This is a problem that Appalachian Voices has worked to tackle by creating public awareness around the social, economic and environmental impacts associated with energy waste, and by advocating for solutions — particularly inclusive financing solutions — that could not only alleviate the burden of energy costs for Appalachian residents and improve their quality of life, but also generate community wealth through millions of dollars in new local investment each year and create hundreds to thousands of new jobs in communities that need them.
For more than a century, Appalachia has provided much of the energy, in the form of coal, and now increasingly natural gas, that has fueled the growth of the country. But the wealth generated by these extractive industries has largely left the region, which, has left behind deeply and persistently impoverished communities with severe negative health outcomes, as well as a degraded environment. Other areas of the country — not to mention other industrialized nations — are reaping the benefits of the rapidly growing clean energy economy, and we need to ensure Appalachia is not left behind.
The combination of high poverty, lower-than-average incomes, older housing stock, and the lack of investment in basic energy efficiency improvements results in a situation where low-income Appalachian families, much like households living in the Deep South, face a significant energy burden that is not being adequately addressed.
This is not because the capital isn’t available. Much of Appalachia is served by rural electric cooperatives, for instance. [In fact, in North Carolina and Tennessee alone there are thirteen such co-ops serving nearly 600,000 residential properties.] Rural electric co-ops have access to two low-interest loan guarantee programs through the US Department of Agriculture which offer as much as $6 billion every year for co-ops across the country to develop energy efficiency and other renewable energy programs. And these loan programs have been available for more than four years.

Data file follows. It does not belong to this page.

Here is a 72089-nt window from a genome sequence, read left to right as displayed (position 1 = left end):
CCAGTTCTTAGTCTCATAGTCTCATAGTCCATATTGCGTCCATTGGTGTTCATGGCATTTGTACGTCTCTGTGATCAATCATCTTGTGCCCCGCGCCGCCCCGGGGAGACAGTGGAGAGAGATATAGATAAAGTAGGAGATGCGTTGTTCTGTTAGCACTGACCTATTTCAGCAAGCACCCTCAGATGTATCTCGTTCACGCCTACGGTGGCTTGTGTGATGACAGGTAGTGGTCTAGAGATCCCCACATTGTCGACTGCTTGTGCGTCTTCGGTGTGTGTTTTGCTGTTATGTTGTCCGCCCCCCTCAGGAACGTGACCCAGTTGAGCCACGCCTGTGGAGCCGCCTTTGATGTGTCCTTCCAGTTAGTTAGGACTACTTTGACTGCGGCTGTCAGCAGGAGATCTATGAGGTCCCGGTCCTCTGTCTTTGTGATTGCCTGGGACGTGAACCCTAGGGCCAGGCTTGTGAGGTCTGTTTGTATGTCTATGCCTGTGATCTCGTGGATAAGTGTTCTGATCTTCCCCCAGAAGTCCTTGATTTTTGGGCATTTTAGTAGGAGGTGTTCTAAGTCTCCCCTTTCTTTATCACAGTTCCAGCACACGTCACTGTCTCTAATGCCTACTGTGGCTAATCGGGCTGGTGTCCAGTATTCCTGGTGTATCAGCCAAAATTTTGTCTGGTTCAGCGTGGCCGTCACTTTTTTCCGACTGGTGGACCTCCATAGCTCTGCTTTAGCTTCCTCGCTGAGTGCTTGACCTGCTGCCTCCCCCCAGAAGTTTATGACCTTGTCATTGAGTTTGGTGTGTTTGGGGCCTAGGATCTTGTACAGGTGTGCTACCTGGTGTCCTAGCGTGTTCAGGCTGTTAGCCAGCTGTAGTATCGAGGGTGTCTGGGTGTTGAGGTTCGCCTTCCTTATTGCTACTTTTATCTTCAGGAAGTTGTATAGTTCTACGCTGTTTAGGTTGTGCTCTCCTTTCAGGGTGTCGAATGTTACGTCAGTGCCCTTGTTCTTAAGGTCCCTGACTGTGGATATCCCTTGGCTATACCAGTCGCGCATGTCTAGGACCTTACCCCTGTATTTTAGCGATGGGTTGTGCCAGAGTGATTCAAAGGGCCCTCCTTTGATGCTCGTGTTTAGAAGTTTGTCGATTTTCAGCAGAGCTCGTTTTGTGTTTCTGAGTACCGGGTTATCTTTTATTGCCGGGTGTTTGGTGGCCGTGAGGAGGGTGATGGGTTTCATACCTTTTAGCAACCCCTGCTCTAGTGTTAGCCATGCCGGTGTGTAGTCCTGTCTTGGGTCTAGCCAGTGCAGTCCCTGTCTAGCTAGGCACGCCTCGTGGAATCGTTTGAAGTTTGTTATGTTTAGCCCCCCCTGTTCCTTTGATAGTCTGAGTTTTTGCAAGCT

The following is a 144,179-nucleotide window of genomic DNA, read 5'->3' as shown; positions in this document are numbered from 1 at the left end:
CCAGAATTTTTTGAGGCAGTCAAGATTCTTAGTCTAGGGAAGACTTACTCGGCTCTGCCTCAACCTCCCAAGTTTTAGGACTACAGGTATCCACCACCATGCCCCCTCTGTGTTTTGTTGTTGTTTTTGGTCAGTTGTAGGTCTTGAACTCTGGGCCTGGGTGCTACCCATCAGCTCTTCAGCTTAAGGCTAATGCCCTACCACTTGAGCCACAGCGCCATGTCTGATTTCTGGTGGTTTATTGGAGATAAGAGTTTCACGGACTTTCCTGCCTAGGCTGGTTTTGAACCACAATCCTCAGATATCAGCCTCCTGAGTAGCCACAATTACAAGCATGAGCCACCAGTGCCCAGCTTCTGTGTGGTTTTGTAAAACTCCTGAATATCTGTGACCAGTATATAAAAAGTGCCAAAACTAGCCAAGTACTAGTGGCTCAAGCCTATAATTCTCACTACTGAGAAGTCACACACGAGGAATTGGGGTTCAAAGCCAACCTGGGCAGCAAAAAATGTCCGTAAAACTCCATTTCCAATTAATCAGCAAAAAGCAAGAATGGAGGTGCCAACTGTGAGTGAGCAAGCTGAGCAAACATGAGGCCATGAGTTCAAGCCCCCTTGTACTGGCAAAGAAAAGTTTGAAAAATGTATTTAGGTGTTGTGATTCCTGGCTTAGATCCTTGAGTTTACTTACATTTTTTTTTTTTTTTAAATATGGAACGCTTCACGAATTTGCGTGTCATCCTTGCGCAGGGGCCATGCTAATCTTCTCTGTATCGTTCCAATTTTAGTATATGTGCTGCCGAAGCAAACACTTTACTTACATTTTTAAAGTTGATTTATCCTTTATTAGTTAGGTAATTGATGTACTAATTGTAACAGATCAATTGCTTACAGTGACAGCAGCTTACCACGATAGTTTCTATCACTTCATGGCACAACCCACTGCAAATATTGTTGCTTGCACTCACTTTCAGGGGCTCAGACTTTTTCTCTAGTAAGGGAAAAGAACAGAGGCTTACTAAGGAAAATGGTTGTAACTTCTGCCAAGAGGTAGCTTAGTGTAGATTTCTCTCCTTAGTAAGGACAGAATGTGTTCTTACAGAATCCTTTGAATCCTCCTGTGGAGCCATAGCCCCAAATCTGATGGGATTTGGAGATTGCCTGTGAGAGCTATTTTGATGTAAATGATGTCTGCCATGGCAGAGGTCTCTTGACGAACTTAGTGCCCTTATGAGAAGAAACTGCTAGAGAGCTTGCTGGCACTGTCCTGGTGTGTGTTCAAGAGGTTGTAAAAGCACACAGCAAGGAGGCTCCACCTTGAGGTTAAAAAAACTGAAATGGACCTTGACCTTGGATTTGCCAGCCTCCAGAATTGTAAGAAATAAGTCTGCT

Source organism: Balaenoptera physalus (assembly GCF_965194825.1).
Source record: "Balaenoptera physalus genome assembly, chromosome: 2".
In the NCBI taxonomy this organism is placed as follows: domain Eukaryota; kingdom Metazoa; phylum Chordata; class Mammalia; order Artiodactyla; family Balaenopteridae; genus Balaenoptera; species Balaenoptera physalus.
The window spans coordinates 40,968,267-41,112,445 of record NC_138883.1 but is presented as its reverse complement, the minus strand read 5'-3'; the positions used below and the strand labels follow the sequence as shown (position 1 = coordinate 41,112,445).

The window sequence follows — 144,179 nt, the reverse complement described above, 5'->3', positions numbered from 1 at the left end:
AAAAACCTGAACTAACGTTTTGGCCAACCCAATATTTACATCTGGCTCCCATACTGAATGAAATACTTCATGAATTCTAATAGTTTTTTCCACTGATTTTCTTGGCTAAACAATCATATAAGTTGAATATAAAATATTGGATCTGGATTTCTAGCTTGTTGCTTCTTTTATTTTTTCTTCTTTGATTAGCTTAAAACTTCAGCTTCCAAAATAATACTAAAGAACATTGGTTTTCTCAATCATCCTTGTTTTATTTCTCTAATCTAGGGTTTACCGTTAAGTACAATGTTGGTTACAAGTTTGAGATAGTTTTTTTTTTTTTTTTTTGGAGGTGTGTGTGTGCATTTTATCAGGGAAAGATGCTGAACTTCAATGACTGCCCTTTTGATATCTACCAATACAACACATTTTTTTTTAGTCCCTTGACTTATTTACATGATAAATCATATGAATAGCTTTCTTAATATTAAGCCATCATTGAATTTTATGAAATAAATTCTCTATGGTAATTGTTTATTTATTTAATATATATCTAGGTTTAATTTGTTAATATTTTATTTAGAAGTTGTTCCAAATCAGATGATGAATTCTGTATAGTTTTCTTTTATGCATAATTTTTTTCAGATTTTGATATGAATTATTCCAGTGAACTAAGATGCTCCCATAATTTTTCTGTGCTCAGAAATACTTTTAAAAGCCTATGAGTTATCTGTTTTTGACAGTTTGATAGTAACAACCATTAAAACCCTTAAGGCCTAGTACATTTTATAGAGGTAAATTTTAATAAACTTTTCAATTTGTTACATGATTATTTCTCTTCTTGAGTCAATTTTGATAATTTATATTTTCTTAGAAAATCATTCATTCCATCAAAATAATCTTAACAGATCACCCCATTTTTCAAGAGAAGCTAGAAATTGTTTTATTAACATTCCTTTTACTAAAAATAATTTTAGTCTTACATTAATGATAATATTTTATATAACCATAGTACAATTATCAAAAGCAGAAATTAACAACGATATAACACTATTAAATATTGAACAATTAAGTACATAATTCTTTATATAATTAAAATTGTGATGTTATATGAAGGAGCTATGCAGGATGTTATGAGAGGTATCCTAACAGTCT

Unfortunately, despite the substantial need among their ratepayers, and despite their mission to serve the needs of their members and contribute to the sustainable development of the communities they serve, only one of those thirteen co-ops has applied for that capital to date.
It is true that many of the co-ops we’re focused on offer energy efficiency rebates or loans, but these solutions aren’t accessible for the large majority of families who most need the help, and federal weatherization assistance funding falls far short of the amount of investment needed to fully tackle the problem.
We believe that the best available solution outside of vastly expanding federal weatherization assistance funding, or valuing energy efficiency as a resource in electric utility planning, is for all electric utilities serving rural communities to develop inclusive, tariffed, on-bill energy efficiency finance programs that are accessible to everyone regardless of income, credit score or whether they own their home. Such programs have proven cost-effective and hugely successful for impoverished communities in eastern Kentucky, Arkansas, North Carolina and elsewhere. But every single utility has the opportunity to follow suit, and so much more is needed if we are to tackle the growing economic crisis of energy cost burdens that plague rural communities in Appalachia and beyond.